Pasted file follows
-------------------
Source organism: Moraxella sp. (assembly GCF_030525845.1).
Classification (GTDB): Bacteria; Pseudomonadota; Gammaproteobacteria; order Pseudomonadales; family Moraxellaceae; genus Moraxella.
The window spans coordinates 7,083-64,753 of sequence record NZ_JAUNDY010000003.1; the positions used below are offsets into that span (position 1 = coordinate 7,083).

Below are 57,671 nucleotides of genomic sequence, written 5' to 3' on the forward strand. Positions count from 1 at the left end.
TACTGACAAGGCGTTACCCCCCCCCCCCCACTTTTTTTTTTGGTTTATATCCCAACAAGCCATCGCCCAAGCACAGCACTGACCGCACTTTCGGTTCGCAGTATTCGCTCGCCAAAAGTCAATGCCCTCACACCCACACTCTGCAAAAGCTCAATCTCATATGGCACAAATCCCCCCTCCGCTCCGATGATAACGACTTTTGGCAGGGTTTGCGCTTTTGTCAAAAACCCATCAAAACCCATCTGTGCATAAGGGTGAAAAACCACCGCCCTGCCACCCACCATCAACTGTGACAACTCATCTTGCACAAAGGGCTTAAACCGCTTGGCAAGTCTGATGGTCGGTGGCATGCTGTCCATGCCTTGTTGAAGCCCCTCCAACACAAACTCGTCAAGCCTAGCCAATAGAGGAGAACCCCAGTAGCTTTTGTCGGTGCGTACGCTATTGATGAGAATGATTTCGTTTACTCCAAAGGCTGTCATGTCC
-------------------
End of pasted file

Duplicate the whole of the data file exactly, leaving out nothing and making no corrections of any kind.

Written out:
Source organism: Moraxella sp. (assembly GCF_030525845.1).
Classification (GTDB): Bacteria; Pseudomonadota; Gammaproteobacteria; order Pseudomonadales; family Moraxellaceae; genus Moraxella.
The window spans coordinates 7,083-64,753 of sequence record NZ_JAUNDY010000003.1; the positions used below are offsets into that span (position 1 = coordinate 7,083).

Below are 57,671 nucleotides of genomic sequence, written 5' to 3' on the forward strand. Positions count from 1 at the left end.
TACTGACAAGGCGTTACCCCCCCCCCCCCACTTTTTTTTTTGGTTTATATCCCAACAAGCCATCGCCCAAGCACAGCACTGACCGCACTTTCGGTTCGCAGTATTCGCTCGCCAAAAGTCAATGCCCTCACACCCACACTCTGCAAAAGCTCAATCTCATATGGCACAAATCCCCCCTCCGCTCCGATGATAACGACTTTTGGCAGGGTTTGCGCTTTTGTCAAAAACCCATCAAAACCCATCTGTGCATAAGGGTGAAAAACCACCGCCCTGCCACCCACCATCAACTGTGACAACTCATCTTGCACAAAGGGCTTAAACCGCTTGGCAAGTCTGATGGTCGGTGGCATGCTGTCCATGCCTTGTTGAAGCCCCTCCAACACAAACTCGTCAAGCCTAGCCAATAGAGGAGAACCCCAGTAGCTTTTGTCGGTGCGTACGCTATTGATGAGAATGATTTCGTTTACTCCAAAGGCTGTCATGTCC